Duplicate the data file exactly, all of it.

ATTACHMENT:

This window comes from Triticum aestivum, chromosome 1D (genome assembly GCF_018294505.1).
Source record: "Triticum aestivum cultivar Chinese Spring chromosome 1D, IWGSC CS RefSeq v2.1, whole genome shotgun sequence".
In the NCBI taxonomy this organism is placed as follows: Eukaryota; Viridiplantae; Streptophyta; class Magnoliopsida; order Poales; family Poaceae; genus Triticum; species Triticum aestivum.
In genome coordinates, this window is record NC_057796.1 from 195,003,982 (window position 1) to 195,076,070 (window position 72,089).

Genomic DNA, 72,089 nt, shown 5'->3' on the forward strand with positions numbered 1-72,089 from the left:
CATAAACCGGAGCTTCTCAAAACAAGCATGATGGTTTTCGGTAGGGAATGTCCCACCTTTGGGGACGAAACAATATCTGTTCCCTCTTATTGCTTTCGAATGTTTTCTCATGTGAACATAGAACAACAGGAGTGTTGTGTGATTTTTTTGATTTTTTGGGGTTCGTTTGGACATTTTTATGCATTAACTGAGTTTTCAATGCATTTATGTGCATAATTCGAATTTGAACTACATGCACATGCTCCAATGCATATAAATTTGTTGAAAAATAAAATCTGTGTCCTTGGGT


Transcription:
This window comes from Triticum aestivum, chromosome 1D (genome assembly GCF_018294505.1).
Source record: "Triticum aestivum cultivar Chinese Spring chromosome 1D, IWGSC CS RefSeq v2.1, whole genome shotgun sequence".
In the NCBI taxonomy this organism is placed as follows: Eukaryota; Viridiplantae; Streptophyta; class Magnoliopsida; order Poales; family Poaceae; genus Triticum; species Triticum aestivum.
In genome coordinates, this window is record NC_057796.1 from 195,003,982 (window position 1) to 195,076,070 (window position 72,089).

Genomic DNA, 72,089 nt, shown 5'->3' on the forward strand with positions numbered 1-72,089 from the left:
CATAAACCGGAGCTTCTCAAAACAAGCATGATGGTTTTCGGTAGGGAATGTCCCACCTTTGGGGACGAAACAATATCTGTTCCCTCTTATTGCTTTCGAATGTTTTCTCATGTGAACATAGAACAACAGGAGTGTTGTGTGATTTTTTTGATTTTTTGGGGTTCGTTTGGACATTTTTATGCATTAACTGAGTTTTCAATGCATTTATGTGCATAATTCGAATTTGAACTACATGCACATGCTCCAATGCATATAAATTTGTTGAAAAATAAAATCTGTGTCCTTGGGT